In 1987, the infamously popular novel by V.C. Andrews, “Flowers in the Attic,” was first adapted to film. It’s a rather revolting story riddled with incest, greed, abuse and family dysfunction. If you were fortunate enough to have missed it the first time around, which we hope you did, you were given a second chance when Lifetime released the television adaptation in January, which drew in quite a buzz.
Even before the first airing of the “Flowers in the Attic” television film adaptation, Lifetime announced the sequel, “Petals on the Wind,” would air in May. This left many people scratching their heads and wondering “WTF?!”
Why is this twisted story so popular?
It seems Lifetime may be cashing in on the “sequel syndrome” usually constrained to Hollywood. Let’s just say it should have stayed in Hollywood and saved us all from this filth! Of course, money is a strong motivator, but why have fans responded with such enthusiasm to these perverted scribblings of an old woman?
Perhaps one of the reasons for “Flowers in the Attic’s” popularity is that the story is supposedly based on truth. This supposed-truth may make it seem less absurd and of slightly more real world consequence, be it no less eerie. That, and the fact that the book was banned from some schools in the ‘80s and ‘90s due to its explicit plot line of two siblings who have a sexual obsession with each other, may have created an audience for it.
However, “Flowers in the Attic” does have a way of capturing viewers’ emotions, evoking sympathy through the story’s main protagonists, Chris and Cathy, and the reader/viewer finds themselves rooting for the pair almost in spite of the disgust they feel toward their actions. After all, they are poor traumatized children who are abused by all their living family. Part two sees them grow to become a misery in others’ lives too.
Why has Lifetime made the sequel “Petals on the Wind”?
The second installment, “Petals on the Wind,” is set to be no less strange and disgusting than its prequel. It follows the twisted story of the Dollanganger family, 10 years after they have escaped from their grandparents’ attic at Foxworth Hall, and their continuous struggle to keep their sordid past a secret. No doubt the movie will also appeal to sadists due to the multiple injustices done to the characters.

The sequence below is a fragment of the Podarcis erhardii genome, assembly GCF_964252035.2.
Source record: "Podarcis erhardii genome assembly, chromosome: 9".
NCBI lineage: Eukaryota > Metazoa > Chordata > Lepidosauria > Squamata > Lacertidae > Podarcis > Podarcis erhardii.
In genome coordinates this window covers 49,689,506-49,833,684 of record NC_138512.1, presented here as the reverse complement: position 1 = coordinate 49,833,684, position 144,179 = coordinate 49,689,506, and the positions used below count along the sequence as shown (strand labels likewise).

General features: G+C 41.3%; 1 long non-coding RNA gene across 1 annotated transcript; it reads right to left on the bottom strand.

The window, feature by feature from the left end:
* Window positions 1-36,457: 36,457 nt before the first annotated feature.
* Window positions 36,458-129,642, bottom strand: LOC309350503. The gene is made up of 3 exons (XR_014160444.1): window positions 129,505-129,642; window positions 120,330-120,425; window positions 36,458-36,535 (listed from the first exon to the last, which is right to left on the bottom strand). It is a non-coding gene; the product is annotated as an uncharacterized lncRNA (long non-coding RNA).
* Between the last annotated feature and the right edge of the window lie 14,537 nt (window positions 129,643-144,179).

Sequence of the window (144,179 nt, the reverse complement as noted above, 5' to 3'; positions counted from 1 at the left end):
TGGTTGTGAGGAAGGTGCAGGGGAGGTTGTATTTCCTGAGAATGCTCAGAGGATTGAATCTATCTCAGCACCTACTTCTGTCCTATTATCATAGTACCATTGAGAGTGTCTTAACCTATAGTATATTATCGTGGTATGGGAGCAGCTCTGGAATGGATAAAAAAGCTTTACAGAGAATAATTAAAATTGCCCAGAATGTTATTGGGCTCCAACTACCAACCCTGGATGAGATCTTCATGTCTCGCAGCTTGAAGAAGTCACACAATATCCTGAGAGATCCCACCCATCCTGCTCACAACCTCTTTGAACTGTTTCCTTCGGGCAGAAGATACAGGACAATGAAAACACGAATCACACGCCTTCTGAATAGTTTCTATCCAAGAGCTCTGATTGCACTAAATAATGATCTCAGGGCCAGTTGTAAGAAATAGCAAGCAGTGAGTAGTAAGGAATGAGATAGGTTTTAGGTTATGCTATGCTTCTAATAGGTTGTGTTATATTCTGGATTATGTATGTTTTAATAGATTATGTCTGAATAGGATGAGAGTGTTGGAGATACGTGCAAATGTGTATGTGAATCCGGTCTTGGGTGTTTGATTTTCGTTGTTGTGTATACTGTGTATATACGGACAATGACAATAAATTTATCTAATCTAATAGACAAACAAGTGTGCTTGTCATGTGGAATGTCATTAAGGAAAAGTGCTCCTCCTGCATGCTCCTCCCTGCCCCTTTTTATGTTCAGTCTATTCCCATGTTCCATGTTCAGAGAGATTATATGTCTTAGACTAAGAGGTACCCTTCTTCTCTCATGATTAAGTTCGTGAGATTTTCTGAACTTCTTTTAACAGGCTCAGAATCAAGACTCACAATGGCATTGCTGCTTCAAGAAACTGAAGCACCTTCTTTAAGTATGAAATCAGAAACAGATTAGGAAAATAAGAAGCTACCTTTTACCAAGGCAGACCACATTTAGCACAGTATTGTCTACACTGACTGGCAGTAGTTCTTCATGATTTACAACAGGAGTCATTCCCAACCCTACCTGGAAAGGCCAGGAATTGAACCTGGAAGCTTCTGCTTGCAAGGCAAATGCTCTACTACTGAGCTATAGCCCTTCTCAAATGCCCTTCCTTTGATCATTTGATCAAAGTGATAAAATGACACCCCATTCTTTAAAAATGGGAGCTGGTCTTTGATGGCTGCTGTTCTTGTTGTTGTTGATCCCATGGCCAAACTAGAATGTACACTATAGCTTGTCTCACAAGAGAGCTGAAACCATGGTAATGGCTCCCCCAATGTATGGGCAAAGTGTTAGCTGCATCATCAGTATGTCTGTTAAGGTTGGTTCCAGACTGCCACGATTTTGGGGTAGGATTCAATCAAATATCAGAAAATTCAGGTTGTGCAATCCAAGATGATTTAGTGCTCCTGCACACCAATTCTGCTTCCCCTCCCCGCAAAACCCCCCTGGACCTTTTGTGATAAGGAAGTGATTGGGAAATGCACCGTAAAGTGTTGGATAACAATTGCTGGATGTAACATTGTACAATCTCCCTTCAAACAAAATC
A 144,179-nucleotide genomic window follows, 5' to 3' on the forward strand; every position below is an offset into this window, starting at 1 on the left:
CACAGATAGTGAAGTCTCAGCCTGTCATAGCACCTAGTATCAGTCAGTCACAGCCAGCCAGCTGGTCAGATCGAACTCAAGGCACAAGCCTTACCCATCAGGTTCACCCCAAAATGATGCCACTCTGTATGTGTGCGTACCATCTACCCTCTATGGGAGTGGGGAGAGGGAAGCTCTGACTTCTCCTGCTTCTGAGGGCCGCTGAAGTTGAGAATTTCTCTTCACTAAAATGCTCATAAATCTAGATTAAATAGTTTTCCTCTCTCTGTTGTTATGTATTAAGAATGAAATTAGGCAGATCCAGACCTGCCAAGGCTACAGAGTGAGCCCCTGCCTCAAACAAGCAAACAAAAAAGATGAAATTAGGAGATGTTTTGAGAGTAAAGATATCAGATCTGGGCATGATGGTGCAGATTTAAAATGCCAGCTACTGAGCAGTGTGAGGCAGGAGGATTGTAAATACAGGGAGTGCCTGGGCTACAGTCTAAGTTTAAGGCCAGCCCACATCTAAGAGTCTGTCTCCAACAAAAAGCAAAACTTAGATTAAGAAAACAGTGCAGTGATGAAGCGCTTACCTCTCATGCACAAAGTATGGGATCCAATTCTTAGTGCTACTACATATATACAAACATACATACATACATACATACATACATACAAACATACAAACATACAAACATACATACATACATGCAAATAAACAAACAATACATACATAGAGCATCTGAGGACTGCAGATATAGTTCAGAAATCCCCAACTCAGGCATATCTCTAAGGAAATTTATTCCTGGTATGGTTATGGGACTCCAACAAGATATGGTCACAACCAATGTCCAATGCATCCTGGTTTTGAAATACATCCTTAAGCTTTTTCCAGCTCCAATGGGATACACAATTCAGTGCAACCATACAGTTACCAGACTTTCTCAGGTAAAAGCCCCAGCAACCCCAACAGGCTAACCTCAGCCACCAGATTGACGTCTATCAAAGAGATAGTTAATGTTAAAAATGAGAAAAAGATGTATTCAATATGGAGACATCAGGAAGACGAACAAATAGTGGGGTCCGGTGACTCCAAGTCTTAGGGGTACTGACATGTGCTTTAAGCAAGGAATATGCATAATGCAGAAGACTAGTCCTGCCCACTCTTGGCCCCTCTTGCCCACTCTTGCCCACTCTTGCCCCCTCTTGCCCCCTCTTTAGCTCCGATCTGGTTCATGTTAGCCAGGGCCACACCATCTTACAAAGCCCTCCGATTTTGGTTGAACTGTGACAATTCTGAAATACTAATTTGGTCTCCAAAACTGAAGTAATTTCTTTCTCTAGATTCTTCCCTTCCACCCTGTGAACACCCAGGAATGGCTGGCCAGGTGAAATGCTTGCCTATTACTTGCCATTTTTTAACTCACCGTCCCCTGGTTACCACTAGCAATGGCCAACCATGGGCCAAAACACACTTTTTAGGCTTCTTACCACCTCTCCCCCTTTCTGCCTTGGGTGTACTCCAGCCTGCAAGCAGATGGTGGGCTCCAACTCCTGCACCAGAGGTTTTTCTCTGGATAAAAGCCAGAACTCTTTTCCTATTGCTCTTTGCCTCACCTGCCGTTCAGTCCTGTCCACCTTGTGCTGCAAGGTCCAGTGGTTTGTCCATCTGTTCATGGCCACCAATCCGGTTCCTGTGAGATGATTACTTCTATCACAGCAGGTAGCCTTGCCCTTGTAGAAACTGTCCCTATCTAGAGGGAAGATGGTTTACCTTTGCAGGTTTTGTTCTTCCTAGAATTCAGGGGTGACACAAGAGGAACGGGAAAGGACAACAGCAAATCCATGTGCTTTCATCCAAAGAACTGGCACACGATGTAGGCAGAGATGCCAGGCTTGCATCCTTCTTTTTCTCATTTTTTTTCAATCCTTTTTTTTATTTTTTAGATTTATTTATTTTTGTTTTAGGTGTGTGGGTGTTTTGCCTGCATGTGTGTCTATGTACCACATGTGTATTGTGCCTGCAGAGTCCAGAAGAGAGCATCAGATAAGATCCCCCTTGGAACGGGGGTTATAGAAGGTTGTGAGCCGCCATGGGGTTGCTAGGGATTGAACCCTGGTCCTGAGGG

The story is set in the South in the 1970s and is about the siblings trying to get on with their lives, while haunted by their resentment and need for revenge for their mother’s abuse. They’ve stumbled upon widower Dr. Paul Sheffield, who has an alarming past of his own. He takes them in and begins a relationship with Cathy. Nope, that doesn’t sound creepy at all!
Thankfully, this particular filth occurs in the first half of the book, which is prior to when the movie picks up, so we might not be subjected to it in the film, although flashbacks are a favorite tool for low budget productions. Be warned!
In the melodramatic part two, you can expect further heartache, miscarriages, seduction, abusive relationships, as well as thwarted love and deception. Indeed, these melodramatic novel themes are bound to attract readers. Need we even mention incest? Further insanity ensues while Cathy finds lust/love in all the wrong places. She really does need to find a new hobby!
Heather Graham will reprise her role as the mother, Corrine, Ellen Burstyn as the Grandmother, while Rose McIver and Wyatt Nash will be replacing Kiernan Shipka and Mason Dye as Cathy and Christopher Dollanganger, and Dylan Bruce will star as Corrine’s new husband, Bart Winslow.
Photo: Danny Feld/Lifetime
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